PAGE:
This general guidance for referencing is intended to be used by undergraduate students at the University of Exeter. These notes should be used in conjunction with the Exeter guide for the referencing style you have been asked to use (e.g. Chicago, MLA, Vancouver, etc.).
You will come across many different styles of referencing while reading at university. The advice provided in the referencing guidance documents is designed to make it clear how to use each style when writing.
The guidance is provided to help you with your academic work only. If you are writing for publication, you will need to adhere to the referencing style of that specific publisher.
Referencing correctly is an essential academic skill. You are required to refer to the sources you use when producing written assignments at university. There are several reasons for this.
When quoting directly from a published source.
When summarising or paraphrasing ideas from a published source.
When paraphrasing a definition found on a website even if no writer, editor or author’s name is shown.
When using data or statistics, photographs or other images that are freely available from a book, journal article or publicly accessible website.
(Adapted from Neville (2008) http://www.learnhigher.ac.uk/writing-for-university/referencing/referencing-exercises/)
When writing at university you will use information from a range of different sources. Your tutors will direct you to some but others you will have to find for yourself. You need to select these sources carefully and acknowledge them in your work by providing in-text citations and a reference list, or in some disciplines, footnotes and a bibliography.
You need to evaluate your sources to assess their reliability, authority and validity before you decide to use them. As a general rule, you should not refer to sources such as book reviews, Wikipedia or lecture notes in your work. Do not use or refer to essays that you have found online as these may come from ‘essay mills’ and are therefore not reliable sources. For further guidance on evaluating sources, take a look at the Evaluating Sources LibGuide Tutorial.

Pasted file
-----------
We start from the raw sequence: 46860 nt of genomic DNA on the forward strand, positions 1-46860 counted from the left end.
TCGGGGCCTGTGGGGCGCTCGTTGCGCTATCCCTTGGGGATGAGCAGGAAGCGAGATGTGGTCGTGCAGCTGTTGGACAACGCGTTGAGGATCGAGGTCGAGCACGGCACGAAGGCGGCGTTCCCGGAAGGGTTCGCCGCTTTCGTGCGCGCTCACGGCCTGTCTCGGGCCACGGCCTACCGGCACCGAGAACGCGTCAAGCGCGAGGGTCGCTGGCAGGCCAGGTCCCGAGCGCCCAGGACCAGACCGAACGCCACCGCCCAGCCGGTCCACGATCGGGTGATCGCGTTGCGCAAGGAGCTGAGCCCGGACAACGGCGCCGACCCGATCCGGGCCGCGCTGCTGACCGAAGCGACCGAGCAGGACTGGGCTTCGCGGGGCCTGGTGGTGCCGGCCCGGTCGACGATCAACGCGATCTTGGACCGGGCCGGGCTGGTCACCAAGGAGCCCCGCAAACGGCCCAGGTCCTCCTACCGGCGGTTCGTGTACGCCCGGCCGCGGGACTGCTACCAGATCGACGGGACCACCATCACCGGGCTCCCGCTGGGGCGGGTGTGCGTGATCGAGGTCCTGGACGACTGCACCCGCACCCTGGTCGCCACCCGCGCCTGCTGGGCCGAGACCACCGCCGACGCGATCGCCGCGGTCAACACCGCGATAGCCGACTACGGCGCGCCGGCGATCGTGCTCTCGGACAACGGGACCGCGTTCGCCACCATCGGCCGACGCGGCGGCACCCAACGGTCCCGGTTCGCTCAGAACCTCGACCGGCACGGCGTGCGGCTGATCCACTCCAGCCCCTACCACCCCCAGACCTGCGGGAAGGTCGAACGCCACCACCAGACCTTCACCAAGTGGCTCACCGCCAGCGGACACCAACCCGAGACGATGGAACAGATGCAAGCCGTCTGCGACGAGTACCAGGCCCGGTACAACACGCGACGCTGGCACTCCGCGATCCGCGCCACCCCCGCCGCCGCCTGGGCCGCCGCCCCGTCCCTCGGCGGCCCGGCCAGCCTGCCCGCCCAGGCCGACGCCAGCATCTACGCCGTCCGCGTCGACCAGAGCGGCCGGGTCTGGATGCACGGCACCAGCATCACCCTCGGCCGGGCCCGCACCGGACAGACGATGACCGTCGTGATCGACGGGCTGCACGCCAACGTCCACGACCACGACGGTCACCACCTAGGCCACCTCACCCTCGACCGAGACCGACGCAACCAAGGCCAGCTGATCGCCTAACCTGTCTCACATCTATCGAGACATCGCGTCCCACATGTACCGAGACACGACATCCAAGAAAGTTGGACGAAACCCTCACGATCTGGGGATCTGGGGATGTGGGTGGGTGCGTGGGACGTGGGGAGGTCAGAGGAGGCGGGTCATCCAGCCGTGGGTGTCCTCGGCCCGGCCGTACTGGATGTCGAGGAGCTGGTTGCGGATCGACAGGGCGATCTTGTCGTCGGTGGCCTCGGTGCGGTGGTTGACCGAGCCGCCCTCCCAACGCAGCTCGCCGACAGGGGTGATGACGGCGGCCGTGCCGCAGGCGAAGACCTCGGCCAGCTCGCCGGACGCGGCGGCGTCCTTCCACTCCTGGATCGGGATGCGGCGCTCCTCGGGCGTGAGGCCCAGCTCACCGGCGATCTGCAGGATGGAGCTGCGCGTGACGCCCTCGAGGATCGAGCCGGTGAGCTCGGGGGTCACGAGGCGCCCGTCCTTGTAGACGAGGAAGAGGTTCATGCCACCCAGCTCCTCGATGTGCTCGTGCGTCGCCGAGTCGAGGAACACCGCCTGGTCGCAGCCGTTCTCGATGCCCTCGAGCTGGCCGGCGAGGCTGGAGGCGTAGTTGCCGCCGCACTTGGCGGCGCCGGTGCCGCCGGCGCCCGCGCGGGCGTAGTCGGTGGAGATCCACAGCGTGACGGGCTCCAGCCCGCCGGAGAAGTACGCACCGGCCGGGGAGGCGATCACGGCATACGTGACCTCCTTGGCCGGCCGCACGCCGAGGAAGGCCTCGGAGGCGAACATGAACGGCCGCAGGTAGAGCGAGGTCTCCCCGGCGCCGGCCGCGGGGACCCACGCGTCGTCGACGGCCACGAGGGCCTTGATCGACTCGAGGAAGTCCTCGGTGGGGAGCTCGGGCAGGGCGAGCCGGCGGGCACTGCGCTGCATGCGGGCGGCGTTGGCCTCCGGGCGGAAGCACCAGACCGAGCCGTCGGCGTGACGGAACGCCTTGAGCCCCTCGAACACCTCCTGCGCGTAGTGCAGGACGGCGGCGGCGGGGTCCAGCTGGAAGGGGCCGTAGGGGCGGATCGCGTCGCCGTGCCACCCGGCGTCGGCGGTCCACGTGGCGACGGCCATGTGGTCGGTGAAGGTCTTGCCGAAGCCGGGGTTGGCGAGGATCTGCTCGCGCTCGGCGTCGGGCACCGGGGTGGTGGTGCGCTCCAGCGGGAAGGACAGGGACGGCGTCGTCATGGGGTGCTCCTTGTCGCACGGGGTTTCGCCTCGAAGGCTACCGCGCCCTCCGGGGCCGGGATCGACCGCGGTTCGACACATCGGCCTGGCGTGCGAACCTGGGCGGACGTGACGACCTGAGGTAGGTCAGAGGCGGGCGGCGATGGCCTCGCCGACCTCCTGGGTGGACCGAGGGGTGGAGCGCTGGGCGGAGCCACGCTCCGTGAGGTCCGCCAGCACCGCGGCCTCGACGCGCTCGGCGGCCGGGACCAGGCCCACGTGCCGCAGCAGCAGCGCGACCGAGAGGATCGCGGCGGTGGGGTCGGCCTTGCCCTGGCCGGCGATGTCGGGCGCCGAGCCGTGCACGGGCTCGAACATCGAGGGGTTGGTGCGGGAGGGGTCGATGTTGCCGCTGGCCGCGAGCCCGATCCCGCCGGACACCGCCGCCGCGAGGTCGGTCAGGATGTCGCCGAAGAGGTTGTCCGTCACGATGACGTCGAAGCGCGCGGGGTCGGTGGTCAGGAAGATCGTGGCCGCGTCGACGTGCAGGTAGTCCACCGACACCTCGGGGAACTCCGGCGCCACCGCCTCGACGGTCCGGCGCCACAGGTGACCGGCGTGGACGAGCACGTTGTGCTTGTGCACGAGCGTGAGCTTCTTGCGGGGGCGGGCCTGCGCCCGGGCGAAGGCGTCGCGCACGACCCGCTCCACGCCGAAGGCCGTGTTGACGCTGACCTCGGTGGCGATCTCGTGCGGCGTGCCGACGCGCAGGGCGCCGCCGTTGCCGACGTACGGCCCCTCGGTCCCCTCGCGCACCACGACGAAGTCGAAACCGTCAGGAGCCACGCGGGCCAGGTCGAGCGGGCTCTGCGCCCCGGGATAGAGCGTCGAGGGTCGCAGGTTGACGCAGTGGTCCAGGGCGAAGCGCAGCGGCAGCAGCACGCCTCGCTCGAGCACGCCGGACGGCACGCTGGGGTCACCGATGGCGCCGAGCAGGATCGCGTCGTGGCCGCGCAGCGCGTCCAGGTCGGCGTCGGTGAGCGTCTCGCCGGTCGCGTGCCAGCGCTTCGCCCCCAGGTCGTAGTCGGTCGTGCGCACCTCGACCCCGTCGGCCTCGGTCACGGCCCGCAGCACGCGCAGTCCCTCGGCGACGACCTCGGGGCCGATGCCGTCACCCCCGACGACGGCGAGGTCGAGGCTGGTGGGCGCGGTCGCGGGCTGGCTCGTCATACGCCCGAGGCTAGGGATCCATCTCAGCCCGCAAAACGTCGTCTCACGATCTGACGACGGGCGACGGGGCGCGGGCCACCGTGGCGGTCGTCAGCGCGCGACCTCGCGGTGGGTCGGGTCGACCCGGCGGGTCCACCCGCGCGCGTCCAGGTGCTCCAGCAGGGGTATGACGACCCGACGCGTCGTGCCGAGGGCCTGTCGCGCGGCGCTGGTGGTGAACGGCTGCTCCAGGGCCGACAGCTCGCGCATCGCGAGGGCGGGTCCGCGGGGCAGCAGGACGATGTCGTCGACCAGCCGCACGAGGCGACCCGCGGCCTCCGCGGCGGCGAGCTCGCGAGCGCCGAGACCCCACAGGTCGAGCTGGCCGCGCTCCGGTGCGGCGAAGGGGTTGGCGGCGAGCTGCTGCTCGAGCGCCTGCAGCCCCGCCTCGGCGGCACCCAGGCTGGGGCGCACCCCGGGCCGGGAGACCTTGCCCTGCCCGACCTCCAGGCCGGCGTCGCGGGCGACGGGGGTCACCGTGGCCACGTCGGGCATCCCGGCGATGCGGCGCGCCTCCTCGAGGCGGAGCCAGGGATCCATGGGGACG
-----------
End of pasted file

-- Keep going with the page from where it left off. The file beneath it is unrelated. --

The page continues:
Engaging with a broad range of resources will ensure that you gain a comprehensive knowledge of the topic and show that you are willing to research widely. Different sources contain different kinds of information and present different perspectives. For example, journal articles are likely to be more specialist than a general text book. Your reference list will enable you to demonstrate:
How extensively you have engaged with the topic.
Your awareness of current research and thinking.
That your writing is evidence-based and does not rely on personal opinion.
Knowing how to cite and reference is an essential academic skill. Knowing how and when to integrate literature by quoting, paraphrasing and summarising is part of this key skill.
Quotations, which should be succinct, generally use double quotation marks (“quotation”). The source should be cited and a page number provided. Any alterations to the original text should be indicated by using the following conventions.
Paraphrasing and summarising are employed when it is preferable to use your own words to refer to source material. Both require a citation to be provided. In some disciplines, paraphrasing and summarising are the preferred means of integrating sources into your writing as it enables the writer to demonstrate their understanding.
It is your responsibility to familiarise yourself with the norms and conventions of your discipline for integrating sources. Note that in-text citations and /or your reference list may contribute towards the word count for an assignment. Check with your module leader if you are not sure.
A DOI is a unique alpha numeric string that provides a permanent link to the document’s location online. You can often find the DOI on the title page of the journal article.
Use the Digital Object Identifier (DOI) if the source has one – it is preferable to a URL as it never changes; because of this you do not need to include a retrieval date for a reference that has a DOI (but check the rules of the style you are using just to make sure of the conventions of the style).